Harvard Panel Assails Bilingual Measure;
Education: Scholars at a Chicano issues forum oppose dropping native language instruction.;
Joining a political offensive to save bilingual education in California, a group of Harvard University scholars announced its opposition to Proposition 227 during a Chicano issues forum Saturday at U
SAN DIEGO--A Border Patrol agent fatally shot a suspected undocumented immigrant during an attempted arrest Saturday night, authorities said Sunday. The man, identified by Mexican authorities as Oscar Abel Córdoba Vélez, 23, of Guadalajara, was pronounced dead at the scene shortly after the 9 p.m. shooting. The agent was placed on the customary administrative leave while San Diego police and the FBI investigate the shooting.
June Foley, Orange County resident complains:
"As long as the county keeps getting more and more people, I don't see how it could possibly get better," she said. "At the apartment complex I lived in four years ago, I was the only one who spoke English. It's kind of odd to think you're living in the country you were born in and you feel like it's a foreign country."
L.A. County Leads U.S. in Numbers of Latinos, Asians
The estimated Latino population in the county last year was 4,000,642 and composed about 44% of the county's 9,145,219 total population. The non-Latino white population actually decreased 13.9% from 1990, to 3,124,613, about 37% of the population.
: By overwhelming margins, Los Angeles County in 1997 had larger populations of Latinos and Asians than any other county in the nation, according to recent estimates by the U.S. Census Bureau.
The local Latino total dwarfed the nation's second-ranked county in that category, Florida's Dade (home of Miami), which had 1.139 million Latinos, mainly Cubans and other Caribbeans. New York City's five boroughs are treated separately by the Census Bureau, but showed a combined total of 2.021 million Latinos.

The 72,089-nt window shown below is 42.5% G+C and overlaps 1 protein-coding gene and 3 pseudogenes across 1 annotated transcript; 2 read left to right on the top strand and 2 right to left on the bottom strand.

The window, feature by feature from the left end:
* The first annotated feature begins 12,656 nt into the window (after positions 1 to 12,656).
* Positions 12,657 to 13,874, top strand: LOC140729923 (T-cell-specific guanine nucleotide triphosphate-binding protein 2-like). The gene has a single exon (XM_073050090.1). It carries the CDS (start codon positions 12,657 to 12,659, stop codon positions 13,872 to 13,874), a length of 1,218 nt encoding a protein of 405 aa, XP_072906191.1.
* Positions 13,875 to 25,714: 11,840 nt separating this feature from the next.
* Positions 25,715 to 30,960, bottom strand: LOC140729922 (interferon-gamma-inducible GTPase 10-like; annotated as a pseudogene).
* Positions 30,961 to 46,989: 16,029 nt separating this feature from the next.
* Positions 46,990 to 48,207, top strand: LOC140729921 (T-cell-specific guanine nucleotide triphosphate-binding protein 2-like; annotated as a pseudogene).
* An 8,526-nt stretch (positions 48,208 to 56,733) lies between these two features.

County total: +3.1% Latino total: +19.3% Non-Latino white: -13.9%
Black: -1.8% Asian/Pacific +19.5% American Indian: -1.7% Source: U.S. Census Bureau
Beginning of a new era for the Latino community:
Currently eyeing local offices are Antonio Villaraigosa, the speaker of the state Assembly; Richard Polanco, state senator and powerful Sacramento deal maker; Gil Cedillo, labor leader-turned-state Assemblyman; Tony Cardenas, a state Assemblyman considered part of the new generation of Latino politicians, and Xavier Becerra, a Democratic U.S. congressman.
"Why this push to secede?" asked panelist Anton Calleia, a top assistant to former Los Angeles Mayor Tom Bradley. "To make zoning changes easier? Maybe. To deny minorities their share of political power? Maybe and possibly."
Thomas Hogen-Esch, a researcher for the elected charter commission, cited his study which noted that based on figures from the 1990 census, a Valley city would be 58% white, compared with the whole of Los Angeles, which was just 37% white.
Valley VOTE leaders have previously criticized conclusions drawn from that study that secession may be a byproduct of racial division.
"Latinos in the Valley would go from an emerging majority to a clear minority," Hogen-Esch told the audience. "And they would [compromise] relations with other Latinos on the other side of the hill."
Proposition 227, putting and end to bilingual education, passes.
Proposition 226, curtailing the power of the unions, fails.